Lady Vols get back to practice

The Lady Vols returned to practice Tuesday after a day off the court. Go inside with Inside Tennessee for the latest on the Lady Vols.

Tennessee has not been at full strength all season with Ariel Massengale, Kamiko Williams and Taber Spani all out at various and sometimes overlapping times. Massengale and Williams are back, but Spani now has company on the sideline with Shekinna Stricklen, who was held out of practice after spraining her knee in Sunday's 87-64 win over Vanderbilt.

Spani, the team's most accurate three-point shooter, has been out since right after the Christmas break to rest a bone bruise that she sustained in late November. Stricklen, another long-range threat – and the team leader with 29 made treys – is listed as day to day and her playing status for this week remains an unknown.

It could have been worse with Stricklen, who collided with a Vandy player while both went for a rebound near the baseline in the second half. Their knees knocked together and when Stricklen landed, her right knee buckled backwards.

An MRI exam on Monday confirmed the diagnosis of a sprain and not a torn ACL, which is always the initial fear.

"Obviously, that's the big fear," Assistant Coach Dean Lockwood said. "Again, you realize there are so many things that you don't actually control. After the game we huddled in the coaches' locker room for a few minutes and just were kind of looking at each other.

"We quickly realized we have no power over this thing. Let's just wait it out, hear what the results are and then we'll move from there. But when Jenny sent the text, I had a little extra air that came out of me."

Jenny Moshak, the program's chief of sports medicine, alerted the coaches Monday to the diagnosis after Stricklen underwent the MRI. There are limited physical exams that Moshak can perform after an injury, including talking to the athlete about what she felt or heard, but a definitive diagnosis is not known until after specific diagnostic tests are performed in a clinical setting.

The coaches used Tuesday's practice to zero in on what Tennessee needed to improve.

"A lot of us," Lockwood said. "We did some LSU prep as well, but a lot of us as well to tighten some things up that we need to tighten up, get ready to play against a zone, break down some defensive things.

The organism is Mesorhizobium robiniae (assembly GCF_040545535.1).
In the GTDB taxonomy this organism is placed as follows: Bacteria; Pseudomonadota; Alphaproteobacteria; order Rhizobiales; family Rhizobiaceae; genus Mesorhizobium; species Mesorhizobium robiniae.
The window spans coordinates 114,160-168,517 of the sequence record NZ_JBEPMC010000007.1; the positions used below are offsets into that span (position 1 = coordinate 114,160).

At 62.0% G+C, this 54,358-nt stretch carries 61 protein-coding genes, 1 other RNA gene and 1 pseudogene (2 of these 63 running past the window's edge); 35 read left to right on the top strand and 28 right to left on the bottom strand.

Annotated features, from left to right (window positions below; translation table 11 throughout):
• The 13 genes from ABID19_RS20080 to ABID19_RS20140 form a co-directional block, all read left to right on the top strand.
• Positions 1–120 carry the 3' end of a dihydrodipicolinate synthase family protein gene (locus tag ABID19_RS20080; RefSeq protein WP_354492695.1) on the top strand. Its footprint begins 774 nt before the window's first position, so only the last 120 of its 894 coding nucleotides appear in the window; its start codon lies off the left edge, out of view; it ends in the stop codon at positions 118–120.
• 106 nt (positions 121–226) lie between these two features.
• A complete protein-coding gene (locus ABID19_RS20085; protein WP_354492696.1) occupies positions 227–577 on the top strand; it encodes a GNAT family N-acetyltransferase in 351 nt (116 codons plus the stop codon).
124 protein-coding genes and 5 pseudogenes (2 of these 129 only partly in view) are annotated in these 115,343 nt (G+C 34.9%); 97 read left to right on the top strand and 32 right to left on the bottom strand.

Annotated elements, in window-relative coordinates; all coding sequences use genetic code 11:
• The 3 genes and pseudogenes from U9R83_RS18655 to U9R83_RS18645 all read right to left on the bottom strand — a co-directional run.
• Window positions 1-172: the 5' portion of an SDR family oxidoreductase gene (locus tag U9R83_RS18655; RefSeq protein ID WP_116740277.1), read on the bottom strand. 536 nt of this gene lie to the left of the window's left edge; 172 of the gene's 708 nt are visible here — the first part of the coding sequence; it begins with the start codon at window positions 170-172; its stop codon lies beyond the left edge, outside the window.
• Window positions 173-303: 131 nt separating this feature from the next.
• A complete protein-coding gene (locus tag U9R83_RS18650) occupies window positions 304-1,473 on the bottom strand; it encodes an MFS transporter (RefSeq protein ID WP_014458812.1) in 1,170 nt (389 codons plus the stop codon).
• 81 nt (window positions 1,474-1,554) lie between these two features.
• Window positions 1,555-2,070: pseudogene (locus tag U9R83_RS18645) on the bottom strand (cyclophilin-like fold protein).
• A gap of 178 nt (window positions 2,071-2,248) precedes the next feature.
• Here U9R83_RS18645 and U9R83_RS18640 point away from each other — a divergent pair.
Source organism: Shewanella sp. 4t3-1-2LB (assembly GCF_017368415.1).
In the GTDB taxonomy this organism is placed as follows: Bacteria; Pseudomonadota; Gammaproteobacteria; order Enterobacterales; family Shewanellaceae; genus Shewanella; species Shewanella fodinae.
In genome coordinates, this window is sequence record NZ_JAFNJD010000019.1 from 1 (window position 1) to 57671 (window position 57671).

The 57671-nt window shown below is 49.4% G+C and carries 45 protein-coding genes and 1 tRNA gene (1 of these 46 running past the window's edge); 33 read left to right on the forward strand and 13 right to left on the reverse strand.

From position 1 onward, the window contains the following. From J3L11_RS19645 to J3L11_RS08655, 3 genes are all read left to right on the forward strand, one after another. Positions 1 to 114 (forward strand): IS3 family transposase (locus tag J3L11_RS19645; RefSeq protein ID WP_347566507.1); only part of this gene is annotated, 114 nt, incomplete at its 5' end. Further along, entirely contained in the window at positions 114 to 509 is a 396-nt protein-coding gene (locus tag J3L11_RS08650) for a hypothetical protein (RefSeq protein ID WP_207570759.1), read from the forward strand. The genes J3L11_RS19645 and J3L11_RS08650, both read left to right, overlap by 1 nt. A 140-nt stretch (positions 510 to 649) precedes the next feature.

"Those are probably the three main things that we did today."

Tennessee next takes on LSU on Thursday at 7 p.m. Eastern (TV: CSS) at Thompson-Boling Arena. The Lady Tigers are coached by former Lady Vol Nikki Caldwell, and a matchup zone has been their primary defense. On Tuesday, two of Tennessee's best long ball shooters were rehabbing their knees – the left one for Spani, the right one for Stricklen.

"Against any zone eventually you've got to make some shots," Lockwood said. "However you slice and dice it you're going to be able to get some shots, and you've got to be able to stick some outside jump shots.

"It's a concern. Other people are going to have to step up and make some plays. It's an opportunity. Kamiko Williams has got to really step up. Meighan Simmons, it's time for her to assert herself in a positive way. It's an opportunity for some other players."

The coaches will await additional information from the medical staff about Stricklen's day-to-day condition. But they have long since learned to prepare with the players available that day, thus Lockwood specifically mentioned Williams and Simmons as two players who need to elevate their game in the event that Stricklen is out.

The team will return to practice Wednesday to finish preparations for LSU.

"It will be a lot more LSU-specific prep," Lockwood said. "We'll do more against zone, more against their full court action. It will be more LSU specific, but always, always, always part of our template will still be us.

"We want to clean up defensively. We want to sharpen up our offensive execution. No matter who we play, the day before a game that is a big part of what we're doing."

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